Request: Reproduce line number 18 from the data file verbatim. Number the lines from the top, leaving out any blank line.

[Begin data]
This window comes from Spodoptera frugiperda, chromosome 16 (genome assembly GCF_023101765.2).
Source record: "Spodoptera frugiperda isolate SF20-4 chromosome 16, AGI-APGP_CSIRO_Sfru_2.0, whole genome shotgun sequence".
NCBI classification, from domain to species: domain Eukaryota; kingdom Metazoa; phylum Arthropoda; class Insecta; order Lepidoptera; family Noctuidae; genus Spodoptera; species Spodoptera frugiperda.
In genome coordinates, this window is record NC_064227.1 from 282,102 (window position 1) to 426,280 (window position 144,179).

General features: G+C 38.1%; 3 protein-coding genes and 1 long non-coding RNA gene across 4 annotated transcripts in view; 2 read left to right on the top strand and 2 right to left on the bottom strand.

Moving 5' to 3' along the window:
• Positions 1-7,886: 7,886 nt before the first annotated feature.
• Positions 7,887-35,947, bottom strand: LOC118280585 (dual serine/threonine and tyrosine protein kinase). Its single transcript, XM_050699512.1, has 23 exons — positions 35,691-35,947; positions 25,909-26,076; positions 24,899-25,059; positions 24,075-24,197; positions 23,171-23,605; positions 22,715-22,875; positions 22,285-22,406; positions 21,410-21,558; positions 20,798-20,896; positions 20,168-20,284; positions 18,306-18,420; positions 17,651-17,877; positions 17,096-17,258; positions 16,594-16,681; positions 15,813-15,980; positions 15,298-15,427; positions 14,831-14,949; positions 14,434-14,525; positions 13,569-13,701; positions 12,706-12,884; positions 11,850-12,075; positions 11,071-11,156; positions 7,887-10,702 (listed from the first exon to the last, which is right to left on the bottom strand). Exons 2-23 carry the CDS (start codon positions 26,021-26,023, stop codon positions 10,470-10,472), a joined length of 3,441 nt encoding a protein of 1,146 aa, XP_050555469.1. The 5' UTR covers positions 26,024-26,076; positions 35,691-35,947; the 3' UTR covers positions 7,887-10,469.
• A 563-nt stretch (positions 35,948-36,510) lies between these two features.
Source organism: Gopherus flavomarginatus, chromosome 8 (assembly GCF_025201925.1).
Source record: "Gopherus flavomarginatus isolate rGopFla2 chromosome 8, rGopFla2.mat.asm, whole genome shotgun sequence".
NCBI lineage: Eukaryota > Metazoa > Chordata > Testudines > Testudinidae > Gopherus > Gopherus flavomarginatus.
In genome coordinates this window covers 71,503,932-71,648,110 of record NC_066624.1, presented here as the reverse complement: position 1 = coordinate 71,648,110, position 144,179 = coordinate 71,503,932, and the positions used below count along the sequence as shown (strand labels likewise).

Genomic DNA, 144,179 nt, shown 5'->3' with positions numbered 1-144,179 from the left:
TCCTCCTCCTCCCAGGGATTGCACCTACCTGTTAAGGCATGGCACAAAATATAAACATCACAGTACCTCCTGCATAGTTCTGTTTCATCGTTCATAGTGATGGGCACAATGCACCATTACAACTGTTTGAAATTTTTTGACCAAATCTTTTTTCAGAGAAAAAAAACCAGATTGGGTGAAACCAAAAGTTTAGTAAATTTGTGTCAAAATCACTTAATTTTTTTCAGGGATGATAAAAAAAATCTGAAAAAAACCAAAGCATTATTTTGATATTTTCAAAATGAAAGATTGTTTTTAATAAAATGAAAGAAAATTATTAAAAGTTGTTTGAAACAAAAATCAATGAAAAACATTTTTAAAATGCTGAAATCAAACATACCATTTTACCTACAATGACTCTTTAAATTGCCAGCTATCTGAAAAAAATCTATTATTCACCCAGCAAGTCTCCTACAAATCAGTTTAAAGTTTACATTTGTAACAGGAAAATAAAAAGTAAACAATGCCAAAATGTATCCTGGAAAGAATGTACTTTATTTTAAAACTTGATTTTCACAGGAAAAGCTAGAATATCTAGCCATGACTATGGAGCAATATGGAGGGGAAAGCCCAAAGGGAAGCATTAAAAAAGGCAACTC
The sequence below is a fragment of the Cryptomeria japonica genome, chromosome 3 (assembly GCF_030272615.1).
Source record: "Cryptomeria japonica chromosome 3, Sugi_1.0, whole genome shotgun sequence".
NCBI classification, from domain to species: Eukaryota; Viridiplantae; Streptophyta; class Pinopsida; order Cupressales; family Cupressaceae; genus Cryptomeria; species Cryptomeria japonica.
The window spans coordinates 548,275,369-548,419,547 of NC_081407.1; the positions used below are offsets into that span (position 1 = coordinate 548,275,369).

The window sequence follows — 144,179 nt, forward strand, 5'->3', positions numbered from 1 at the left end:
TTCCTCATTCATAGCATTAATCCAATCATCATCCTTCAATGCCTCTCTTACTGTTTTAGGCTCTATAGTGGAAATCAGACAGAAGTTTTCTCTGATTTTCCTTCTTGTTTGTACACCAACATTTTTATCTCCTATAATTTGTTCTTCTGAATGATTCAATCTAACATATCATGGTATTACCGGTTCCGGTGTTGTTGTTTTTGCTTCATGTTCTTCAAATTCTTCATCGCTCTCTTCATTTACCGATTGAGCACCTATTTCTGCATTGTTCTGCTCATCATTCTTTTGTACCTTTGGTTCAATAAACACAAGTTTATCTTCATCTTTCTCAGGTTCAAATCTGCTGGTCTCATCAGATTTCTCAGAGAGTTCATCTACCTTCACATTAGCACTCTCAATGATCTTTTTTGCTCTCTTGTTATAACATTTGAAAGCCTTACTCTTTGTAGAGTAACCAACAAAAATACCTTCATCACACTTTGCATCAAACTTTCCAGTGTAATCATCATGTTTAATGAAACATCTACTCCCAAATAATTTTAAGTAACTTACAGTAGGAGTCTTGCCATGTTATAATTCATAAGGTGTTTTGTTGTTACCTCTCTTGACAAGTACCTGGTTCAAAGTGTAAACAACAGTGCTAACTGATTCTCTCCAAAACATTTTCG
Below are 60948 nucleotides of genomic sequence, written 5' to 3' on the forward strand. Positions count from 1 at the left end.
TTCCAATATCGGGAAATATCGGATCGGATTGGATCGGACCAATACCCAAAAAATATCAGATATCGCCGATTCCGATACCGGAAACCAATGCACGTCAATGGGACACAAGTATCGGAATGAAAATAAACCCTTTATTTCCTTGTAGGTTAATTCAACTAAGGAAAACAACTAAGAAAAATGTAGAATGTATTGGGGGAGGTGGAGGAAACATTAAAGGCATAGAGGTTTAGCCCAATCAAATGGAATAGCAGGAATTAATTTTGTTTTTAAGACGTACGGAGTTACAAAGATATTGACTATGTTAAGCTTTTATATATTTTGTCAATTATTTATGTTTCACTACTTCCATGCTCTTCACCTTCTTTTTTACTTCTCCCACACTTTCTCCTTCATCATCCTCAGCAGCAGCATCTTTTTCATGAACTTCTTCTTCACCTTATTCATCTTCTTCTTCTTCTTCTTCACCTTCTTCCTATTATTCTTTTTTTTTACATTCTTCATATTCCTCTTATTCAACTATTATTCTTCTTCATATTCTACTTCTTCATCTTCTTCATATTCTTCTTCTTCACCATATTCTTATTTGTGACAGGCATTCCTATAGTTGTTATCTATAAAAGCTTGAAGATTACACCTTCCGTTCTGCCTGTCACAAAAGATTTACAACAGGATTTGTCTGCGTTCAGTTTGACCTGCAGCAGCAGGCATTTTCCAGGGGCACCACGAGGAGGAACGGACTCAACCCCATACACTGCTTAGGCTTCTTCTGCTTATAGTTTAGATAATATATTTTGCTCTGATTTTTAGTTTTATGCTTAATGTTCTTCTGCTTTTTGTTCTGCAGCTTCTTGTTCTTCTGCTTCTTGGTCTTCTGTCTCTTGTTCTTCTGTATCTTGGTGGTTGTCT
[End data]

NCBI classification, from domain to species: Eukaryota; Viridiplantae; Streptophyta; class Pinopsida; order Cupressales; family Cupressaceae; genus Cryptomeria; species Cryptomeria japonica.